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Re: Security testing: need for a security policy, and a security-critical package process



On Tuesday 01 December 2009 13:56:51 Adam Williamson wrote:
> On Tue, 2009-12-01 at 12:47 -0500, Gene Czarcinski wrote:
> > I suspect that most commercial and government customers will be
> > interested in Red Hat Enterprise Linux rather than Fedora.  But, Fedora
> > is the technology base on which future Red Hat Enterprise Linux releases
> > are built.  The better Fedora is, the more confidence customers will have
> > the the Red Hat product.
> 
> I agree. What I'm really worried about here, ultimately, is PolicyKit,
> and the way it permits a lot more grey areas than have been possible
> before. If you look at previous privilege escalation mechanisms, they're
> simplistic; whether you're using sudo or consolehelper or whatever,
> ultimately you either have a process run as root or as user. And it's
> pretty obvious what should run as root and what shouldn't; I don't
> remember there being any real serious debates about that, everyone
> pretty much reaches the same conclusions independently. The
> authentication question is equally simple: basically either the process
> just runs as root automatically (which everyone agrees should happen for
> as few processes as possible), or you have to authenticate each time -
> for Fedora, basically you have to type the root password, since we never
> really used sudo.
> 
> Things like 'well, we can perform this one specific type of operation
> with this one specific type of authentication' just weren't possible.
> Now they are, so stuff like the PackageKit issue was bound to start
> happening. The things PolicyKit make possible really need some kind of
> coherent oversight, I think, and that is indeed something Red Hat
> Enterprise Linux will also need to address, so obviously from an RH
> perspective, it helps RH if Fedora develops some kind of policy for
> this. But I think it's necessary for Fedora anyway, regardless of RH.
> 

What you are saying put more emphasis on getting a security policy written and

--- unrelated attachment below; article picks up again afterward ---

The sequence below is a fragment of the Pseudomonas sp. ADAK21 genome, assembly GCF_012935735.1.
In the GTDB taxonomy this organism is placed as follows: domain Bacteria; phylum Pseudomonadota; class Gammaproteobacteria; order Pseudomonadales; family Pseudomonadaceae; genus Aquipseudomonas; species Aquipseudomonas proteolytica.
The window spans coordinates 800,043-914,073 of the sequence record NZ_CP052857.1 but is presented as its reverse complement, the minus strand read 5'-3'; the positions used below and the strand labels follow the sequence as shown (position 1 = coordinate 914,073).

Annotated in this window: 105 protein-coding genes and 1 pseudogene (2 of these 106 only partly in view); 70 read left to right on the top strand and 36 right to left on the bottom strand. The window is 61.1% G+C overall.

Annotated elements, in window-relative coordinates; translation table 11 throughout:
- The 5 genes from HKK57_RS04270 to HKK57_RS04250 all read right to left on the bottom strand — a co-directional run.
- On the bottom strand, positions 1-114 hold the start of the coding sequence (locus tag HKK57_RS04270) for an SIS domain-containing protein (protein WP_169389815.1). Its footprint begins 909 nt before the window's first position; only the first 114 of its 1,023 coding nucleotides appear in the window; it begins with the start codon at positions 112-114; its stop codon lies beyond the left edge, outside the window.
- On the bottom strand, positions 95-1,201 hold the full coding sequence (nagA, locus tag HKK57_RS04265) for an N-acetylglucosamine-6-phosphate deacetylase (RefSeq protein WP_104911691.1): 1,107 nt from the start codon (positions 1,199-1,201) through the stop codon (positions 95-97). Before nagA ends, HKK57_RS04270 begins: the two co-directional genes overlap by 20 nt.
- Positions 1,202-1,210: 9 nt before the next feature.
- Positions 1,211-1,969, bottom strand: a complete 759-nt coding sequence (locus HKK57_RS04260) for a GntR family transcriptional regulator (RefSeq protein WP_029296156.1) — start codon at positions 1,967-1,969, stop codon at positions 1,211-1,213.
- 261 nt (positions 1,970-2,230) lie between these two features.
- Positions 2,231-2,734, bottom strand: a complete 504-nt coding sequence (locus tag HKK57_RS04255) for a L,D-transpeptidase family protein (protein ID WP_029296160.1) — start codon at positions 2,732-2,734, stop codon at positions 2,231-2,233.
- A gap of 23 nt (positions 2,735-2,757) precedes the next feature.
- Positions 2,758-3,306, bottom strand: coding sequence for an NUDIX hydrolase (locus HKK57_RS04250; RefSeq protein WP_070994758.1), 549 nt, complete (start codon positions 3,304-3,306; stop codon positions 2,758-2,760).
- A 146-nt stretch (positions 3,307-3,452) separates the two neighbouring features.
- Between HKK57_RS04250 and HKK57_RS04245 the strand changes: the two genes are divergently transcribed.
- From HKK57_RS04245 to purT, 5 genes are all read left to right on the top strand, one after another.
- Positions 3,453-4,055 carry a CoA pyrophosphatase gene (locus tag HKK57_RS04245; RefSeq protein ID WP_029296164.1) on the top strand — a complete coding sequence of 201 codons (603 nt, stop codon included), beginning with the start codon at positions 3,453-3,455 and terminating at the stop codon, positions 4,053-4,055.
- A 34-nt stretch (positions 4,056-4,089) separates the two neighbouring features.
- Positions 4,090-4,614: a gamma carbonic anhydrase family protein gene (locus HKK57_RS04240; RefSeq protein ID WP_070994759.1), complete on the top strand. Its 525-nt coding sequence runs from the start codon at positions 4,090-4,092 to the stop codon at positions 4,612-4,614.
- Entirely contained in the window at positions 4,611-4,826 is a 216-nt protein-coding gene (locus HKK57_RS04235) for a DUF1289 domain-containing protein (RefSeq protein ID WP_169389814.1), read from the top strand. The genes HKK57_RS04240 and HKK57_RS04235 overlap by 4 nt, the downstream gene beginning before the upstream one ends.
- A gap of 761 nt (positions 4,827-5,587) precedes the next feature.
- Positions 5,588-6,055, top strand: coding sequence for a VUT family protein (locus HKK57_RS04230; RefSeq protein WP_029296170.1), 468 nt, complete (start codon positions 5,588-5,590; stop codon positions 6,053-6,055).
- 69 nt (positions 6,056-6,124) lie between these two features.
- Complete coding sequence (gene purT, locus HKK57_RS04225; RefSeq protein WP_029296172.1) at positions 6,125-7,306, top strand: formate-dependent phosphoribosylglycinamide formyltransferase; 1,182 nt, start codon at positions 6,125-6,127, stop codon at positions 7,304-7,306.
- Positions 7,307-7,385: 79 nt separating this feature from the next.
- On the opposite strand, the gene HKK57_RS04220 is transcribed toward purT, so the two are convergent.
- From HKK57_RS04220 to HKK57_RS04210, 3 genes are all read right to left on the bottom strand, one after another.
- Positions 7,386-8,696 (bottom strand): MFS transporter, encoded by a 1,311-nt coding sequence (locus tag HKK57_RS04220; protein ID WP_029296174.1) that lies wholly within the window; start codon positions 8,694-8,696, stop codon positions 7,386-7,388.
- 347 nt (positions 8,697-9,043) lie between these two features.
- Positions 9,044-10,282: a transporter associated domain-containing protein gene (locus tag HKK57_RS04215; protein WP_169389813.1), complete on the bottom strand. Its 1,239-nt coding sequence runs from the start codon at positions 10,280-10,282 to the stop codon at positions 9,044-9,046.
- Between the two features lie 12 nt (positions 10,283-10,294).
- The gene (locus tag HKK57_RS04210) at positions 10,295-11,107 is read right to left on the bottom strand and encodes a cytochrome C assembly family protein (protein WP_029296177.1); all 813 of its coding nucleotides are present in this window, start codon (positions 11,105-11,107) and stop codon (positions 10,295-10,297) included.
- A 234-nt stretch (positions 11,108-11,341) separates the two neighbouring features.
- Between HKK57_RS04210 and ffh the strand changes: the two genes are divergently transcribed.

ratified by FESco.  And you will also need some oversight of what the 
developers are doing with respect to security and this security policy.  The 
QA process should catch the "oops" problems ... not those done intentionally 
by a well-intentioned developer.

I do not know that much about PolicyKit and given my interests in security, I 
probably need to learn about it.  One thing that occurs to me is to wonder if 
PolicyKit is using SELinux (see SELinux Users and Roles).  If not, why not?

Regardless of how PolicyKit works, the default should be locked-down with an 
easy-to-use sysadmin tool to provide configuration with the ability to open-
things-up in a controlled manner.

You should talk to the folks handling SELinux.  My impression of them is that 
they know what they are doing and may provide some insight into the PolicyKit 
"problem".

Fedora has come a long way since SELinux was first introduced.  It would be a 
shame if the enhanced security provided by SELinux was negated by PolicyKit.

A couple of other comments:

- No, I do not believe that regular users should be able to update or install 
software globally without transitioning to an admin role ... they can put stuff 
in their home directory but not globally.

- I agree with Smooge in one of the messages he wrote ... there are many users 
who would like to run Fedora just like Windows95.  That may be but that does 
not mean that Fedora should follow that idea.

Gene


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